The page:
Healthcare enterprises are more likely to adopt AI if its cost benefit is at least an order of magnitude (and ideally more!) better than the status quo. Therefore, we’re likely to see a stronger opportunity in areas that have a low penetration of existing software tools, where AI cost benefit is being compared to human labor, versus software. For example, medical scribing is one of the areas where there appears to be high uptake of AI solutions because humans currently perform the majority of scribing tasks.
Healthcare is one of the only industries that has at least one established AI regulatory framework (e.g. FDA’s Software as a Medical Device, or SaMD, pathway, and the FDA 510K pathway). In the areas not covered by the existing regulatory regime, non-clinical products may feel safer to C-suites than clinical products. In the realm of clinical use cases, founders will have to account for the need and preference of the enterprise to have “humans in the loop” versus a fully autonomous system.
Some of the less-well-funded areas for health systems, such as social needs coordination, might find it harder to justify “hiring” AI than areas of higher, more specialized labor spend, or areas in which an AI product could simply ride existing revenue or reimbursement rails–either for substitute human services or software tools.
Note that some JTBDs did not make it onto the map based on these criteria, per the note in the graphic above (e.g. marketing, conflict of interest management, scientific journal/grant writing). That said, those task areas may rise in importance over time as technology, financial rails, and regulatory frameworks develop.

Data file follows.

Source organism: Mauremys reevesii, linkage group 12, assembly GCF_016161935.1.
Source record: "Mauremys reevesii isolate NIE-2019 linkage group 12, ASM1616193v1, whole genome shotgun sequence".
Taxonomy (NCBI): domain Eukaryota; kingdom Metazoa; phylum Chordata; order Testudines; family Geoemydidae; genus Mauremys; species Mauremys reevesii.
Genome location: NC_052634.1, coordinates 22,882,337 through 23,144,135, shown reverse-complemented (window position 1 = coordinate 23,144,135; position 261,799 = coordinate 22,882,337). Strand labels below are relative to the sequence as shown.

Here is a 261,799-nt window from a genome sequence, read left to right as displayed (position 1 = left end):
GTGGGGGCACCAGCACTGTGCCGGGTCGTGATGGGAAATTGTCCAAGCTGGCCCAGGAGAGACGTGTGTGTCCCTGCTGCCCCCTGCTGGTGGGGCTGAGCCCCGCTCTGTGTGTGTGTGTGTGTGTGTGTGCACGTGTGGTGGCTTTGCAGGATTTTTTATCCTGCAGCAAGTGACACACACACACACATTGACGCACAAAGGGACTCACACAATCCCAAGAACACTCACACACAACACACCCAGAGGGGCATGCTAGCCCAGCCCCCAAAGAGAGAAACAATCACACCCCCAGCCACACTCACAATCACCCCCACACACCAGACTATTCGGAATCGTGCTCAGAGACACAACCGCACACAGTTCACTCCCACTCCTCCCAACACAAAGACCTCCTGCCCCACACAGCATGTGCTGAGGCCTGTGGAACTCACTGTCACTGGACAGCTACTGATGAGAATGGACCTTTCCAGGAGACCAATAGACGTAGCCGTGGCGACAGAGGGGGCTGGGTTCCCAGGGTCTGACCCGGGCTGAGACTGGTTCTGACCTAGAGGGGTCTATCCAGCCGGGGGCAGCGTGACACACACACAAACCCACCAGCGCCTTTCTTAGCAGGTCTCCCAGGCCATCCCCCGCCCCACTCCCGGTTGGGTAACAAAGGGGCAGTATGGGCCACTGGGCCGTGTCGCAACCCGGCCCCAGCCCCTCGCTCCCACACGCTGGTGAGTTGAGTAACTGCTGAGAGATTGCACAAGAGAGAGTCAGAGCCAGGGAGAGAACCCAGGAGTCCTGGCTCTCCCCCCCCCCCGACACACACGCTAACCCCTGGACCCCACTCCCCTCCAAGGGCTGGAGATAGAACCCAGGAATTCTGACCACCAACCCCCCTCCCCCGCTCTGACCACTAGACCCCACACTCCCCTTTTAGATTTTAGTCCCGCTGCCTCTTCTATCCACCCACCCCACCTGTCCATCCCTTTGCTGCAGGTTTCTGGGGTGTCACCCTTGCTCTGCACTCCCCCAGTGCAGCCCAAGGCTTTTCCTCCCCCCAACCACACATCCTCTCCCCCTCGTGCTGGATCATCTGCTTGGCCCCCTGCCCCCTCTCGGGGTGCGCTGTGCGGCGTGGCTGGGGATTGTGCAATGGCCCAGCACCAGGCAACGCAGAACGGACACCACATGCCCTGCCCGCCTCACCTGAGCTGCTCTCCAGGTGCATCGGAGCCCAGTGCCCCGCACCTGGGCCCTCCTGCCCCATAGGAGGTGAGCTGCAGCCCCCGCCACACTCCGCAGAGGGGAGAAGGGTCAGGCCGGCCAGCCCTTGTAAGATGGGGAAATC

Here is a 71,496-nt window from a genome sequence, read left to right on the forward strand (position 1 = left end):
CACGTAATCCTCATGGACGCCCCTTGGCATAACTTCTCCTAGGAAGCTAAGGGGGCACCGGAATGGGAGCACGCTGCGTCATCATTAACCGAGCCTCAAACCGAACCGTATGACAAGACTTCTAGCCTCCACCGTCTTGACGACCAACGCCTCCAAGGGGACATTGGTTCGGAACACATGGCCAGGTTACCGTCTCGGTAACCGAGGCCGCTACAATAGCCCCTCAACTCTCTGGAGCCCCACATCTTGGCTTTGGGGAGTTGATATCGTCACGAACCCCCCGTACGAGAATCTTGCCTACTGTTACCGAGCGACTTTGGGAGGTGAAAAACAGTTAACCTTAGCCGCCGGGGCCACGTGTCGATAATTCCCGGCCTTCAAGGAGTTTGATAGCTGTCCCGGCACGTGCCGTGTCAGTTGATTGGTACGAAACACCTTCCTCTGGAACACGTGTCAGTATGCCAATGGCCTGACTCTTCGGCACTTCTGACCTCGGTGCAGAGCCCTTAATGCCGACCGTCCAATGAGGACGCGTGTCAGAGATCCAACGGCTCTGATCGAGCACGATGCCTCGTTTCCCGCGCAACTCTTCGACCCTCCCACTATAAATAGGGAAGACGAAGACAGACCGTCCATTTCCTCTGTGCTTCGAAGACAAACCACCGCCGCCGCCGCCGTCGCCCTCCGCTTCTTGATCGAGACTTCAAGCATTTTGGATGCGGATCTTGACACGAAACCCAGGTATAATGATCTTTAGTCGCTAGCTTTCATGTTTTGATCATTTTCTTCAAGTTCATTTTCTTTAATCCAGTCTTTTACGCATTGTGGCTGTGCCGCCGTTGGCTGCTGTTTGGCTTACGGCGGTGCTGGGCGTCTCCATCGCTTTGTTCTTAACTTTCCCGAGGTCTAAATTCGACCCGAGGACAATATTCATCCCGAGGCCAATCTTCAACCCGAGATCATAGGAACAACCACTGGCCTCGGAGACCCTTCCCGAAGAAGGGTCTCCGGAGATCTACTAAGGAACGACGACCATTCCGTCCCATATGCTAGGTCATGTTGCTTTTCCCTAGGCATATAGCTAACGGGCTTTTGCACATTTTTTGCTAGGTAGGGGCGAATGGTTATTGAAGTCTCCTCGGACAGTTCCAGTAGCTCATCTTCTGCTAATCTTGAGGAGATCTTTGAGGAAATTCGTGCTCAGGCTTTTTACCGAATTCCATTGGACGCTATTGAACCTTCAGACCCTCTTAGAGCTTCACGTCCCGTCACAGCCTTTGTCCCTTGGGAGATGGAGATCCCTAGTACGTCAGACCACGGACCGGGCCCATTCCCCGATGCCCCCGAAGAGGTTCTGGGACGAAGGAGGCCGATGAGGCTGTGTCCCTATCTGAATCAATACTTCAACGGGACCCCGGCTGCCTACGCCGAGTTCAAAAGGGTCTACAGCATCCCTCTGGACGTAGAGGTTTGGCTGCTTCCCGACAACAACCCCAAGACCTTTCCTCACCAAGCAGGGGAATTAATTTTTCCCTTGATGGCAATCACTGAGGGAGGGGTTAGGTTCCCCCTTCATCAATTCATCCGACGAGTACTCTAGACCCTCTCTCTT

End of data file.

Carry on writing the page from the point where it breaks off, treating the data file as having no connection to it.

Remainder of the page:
Per our healthcare AI thesis, we believe that the best builders of enterprise healthcare AI solutions will both understand how to exploit the latest advancements in AI, and, more importantly, how to commercialize a product with a durable go-to-market strategy. While each of the JTBDs described above are viable product wedges, we also believe that the winning companies will have multiple integrated products that perform a wide breadth of tasks, since healthcare enterprises are continuing to consolidate their vendor relationships and relying on each partner to cover a large surface area of use cases.
The healthcare industry desperately needs entrepreneurs building solutions to the scalability and cost structure problems that can uniquely be addressed by AI. Stay tuned for Part B, in which we hear from the buyers of enterprise AI solutions and discuss defensibility, pricing, and packaging of these AI solutions.
Jay Rughani is an investing partner on the Bio + Health team at Andreessen Horowitz, focused on AI & data products across healthcare and life sciences.
Daisy Wolf is an investing partner on the Bio + Health team, focused on consumer health, the intersection of healthcare and fintech, and healthcare software.
Vijay Pande is the founding general partner of the Bio + Health team at Andreessen Horowitz, focused on the cross-section of biology and computer science.
Julie Yoo is a general partner on the Bio + Health team at Andreessen Horowitz, focused on transforming how we access, pay for, and experience healthcare.